Mr Pillay explained that container freight rates have risen drastically since March 2021 – by 150 percent – mainly due to disruptions to the global supply chain caused by the Covid-19 pandemic (port congestions and container shortages), faster-than-anticipated global recovery from Covid-19 (ports unprepared), shift in consumer spending from services to goods and also inventory re-building by businesses.
As direct domestic implications, the extent of higher shipping and freight costs was amplified due to non-availability of direct shipping routes to Seychelles coupled with longer and more delayed shipping duration, while the existence of an oligopolistic market in regards to shipping lines has resulted in a lack of competition on the shipping route to Seychelles.
Speaking on the developments in international commodity prices, Ms Rath explained that consumer prices globally, and in Seychelles, were considerably higher in 2021 when compared to 2020, partly as a result of the increase in international food and energy prices.
She noted that in terms of oil prices, Brent Crude oil prices have been on an increasing trend since May 2020, following a sharp decline in prices in the first quarter of 2020, while the demand exceeded supply throughout 2021 given production challenges and reluctance of the Organisation of the Petroleum Exporting Countries (Opec) to increase supply to the market in light of persisting uncertainties surrounding the pandemic.
In terms of the developments in international food prices, Ms Rath explained that
Global food prices in the first few months of 2020 reflected falling demand relative to over-supply conditions, while the supply constraints in food production and transportation challenges were more pronounced in 2021 relative to the previous year.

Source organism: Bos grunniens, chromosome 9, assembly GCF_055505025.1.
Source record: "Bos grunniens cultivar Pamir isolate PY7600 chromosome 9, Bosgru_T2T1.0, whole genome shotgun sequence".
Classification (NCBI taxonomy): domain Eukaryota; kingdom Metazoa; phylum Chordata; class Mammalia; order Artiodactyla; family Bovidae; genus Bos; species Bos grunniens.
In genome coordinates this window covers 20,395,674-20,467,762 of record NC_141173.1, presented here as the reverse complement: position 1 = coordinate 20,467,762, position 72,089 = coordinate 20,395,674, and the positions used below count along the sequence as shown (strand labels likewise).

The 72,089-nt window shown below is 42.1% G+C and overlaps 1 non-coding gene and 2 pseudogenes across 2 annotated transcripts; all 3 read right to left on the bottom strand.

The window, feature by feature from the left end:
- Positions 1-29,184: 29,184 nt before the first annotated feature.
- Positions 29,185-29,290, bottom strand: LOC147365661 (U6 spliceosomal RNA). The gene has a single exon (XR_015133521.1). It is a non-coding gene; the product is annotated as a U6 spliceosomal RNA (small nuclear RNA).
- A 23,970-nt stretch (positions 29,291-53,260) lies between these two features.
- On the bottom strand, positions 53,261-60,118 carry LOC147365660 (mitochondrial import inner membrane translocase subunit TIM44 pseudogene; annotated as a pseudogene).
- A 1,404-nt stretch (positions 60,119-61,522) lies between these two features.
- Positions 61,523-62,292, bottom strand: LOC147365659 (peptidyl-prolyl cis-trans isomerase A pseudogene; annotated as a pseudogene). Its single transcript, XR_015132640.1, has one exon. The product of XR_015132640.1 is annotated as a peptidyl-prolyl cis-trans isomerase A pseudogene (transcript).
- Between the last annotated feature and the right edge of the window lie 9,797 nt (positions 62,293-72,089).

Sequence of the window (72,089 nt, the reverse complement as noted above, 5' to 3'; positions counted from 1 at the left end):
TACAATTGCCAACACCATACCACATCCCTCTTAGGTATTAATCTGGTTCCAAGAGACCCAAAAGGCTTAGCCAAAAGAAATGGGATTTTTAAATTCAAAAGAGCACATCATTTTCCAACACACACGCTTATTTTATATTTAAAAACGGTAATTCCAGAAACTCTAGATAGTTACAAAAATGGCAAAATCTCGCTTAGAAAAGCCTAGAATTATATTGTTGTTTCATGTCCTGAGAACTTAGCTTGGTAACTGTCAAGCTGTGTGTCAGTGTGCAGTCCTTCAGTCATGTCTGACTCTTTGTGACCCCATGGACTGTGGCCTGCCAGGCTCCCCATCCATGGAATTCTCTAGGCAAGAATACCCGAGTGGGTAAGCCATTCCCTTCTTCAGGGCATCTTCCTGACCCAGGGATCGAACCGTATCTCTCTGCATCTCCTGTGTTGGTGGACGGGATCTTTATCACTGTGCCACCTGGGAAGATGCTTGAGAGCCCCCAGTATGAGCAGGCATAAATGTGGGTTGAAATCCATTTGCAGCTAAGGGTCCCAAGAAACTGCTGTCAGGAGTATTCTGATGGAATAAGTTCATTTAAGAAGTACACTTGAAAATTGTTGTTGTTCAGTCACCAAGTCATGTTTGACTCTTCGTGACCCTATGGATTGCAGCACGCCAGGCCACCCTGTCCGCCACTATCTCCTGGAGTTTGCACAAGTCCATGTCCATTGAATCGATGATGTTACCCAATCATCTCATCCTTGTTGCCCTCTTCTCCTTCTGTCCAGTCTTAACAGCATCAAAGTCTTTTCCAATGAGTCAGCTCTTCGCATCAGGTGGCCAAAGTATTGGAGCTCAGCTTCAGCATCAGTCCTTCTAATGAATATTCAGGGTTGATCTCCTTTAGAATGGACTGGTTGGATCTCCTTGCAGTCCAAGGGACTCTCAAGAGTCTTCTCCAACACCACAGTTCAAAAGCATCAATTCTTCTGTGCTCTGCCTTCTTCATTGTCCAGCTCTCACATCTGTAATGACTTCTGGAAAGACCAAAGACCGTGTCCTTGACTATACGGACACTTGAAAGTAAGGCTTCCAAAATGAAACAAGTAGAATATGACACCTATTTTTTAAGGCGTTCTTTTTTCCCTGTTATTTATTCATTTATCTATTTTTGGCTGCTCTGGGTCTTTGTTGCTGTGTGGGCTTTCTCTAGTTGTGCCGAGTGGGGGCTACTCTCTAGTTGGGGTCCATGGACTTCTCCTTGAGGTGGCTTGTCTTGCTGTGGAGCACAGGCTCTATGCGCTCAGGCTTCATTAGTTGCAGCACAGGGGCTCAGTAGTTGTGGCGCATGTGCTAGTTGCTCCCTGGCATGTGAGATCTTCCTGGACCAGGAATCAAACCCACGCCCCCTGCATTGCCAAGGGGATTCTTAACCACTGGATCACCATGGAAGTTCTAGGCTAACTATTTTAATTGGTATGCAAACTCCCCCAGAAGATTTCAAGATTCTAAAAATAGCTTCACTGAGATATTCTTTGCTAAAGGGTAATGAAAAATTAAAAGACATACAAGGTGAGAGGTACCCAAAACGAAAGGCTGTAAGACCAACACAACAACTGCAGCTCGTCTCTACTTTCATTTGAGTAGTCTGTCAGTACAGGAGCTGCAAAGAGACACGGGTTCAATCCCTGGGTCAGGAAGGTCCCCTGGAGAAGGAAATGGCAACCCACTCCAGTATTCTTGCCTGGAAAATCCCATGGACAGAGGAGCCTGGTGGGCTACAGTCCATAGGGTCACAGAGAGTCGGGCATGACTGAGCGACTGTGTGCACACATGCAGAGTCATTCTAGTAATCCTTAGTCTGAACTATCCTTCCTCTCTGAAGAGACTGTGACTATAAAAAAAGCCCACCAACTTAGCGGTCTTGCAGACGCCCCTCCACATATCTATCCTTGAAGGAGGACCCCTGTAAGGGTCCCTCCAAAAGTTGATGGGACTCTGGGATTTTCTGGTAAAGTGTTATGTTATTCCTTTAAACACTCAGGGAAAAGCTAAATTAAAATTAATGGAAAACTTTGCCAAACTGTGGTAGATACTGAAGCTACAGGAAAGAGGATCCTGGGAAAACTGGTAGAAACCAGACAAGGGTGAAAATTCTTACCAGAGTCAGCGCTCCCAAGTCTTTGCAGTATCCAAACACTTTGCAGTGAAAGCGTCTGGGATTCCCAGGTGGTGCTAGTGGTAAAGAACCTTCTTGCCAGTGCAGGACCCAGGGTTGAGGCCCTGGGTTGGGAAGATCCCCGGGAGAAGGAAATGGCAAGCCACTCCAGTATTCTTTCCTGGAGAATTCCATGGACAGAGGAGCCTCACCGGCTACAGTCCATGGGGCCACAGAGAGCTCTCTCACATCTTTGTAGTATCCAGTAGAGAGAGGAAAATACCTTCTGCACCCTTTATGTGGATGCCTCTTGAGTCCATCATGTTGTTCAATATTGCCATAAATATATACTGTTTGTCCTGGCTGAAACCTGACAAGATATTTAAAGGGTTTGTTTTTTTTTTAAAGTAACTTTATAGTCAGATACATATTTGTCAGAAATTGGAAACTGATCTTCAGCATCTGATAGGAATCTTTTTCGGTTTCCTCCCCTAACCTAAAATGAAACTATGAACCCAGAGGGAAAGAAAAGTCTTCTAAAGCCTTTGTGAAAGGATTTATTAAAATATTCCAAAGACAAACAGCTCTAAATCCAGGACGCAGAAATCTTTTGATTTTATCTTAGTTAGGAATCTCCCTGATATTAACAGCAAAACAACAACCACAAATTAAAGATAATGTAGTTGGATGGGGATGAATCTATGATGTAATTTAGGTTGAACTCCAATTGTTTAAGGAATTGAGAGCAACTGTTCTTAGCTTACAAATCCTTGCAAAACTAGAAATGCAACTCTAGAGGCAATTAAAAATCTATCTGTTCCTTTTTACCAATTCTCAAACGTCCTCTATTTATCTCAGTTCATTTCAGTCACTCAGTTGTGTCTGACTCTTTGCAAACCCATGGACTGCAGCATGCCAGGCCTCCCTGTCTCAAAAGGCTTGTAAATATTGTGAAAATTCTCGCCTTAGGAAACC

This was in view of higher global demand for food relative to supply, in addition to the slow vaccination progress in developing and low income food producing countries.
It has also been observed that the exchange rate seemed more reflective in domestic prices in 2019 and 2021, while the ‘Other Food’ sub-index did not reflect the significant year-on-year depreciation in 2020, with the effects of the appreciation of the domestic currency as of the second quarter of 2021 helped dampen the impact of soaring food prices globally.
As general conclusion, based on information gathered for this analysis, the main reason why the appreciation of the rupee did not translate into lower domestic prices relate to the significant increase in global commodity and freight costs, while for most of the commodities that were investigated, global commodity and freight costs had a larger impact on the final price level than the observed exchange rate movements.
As a whole, the appreciation of the domestic currency did help in dampening the full impact of the rise in international commodity prices on the domestic price level.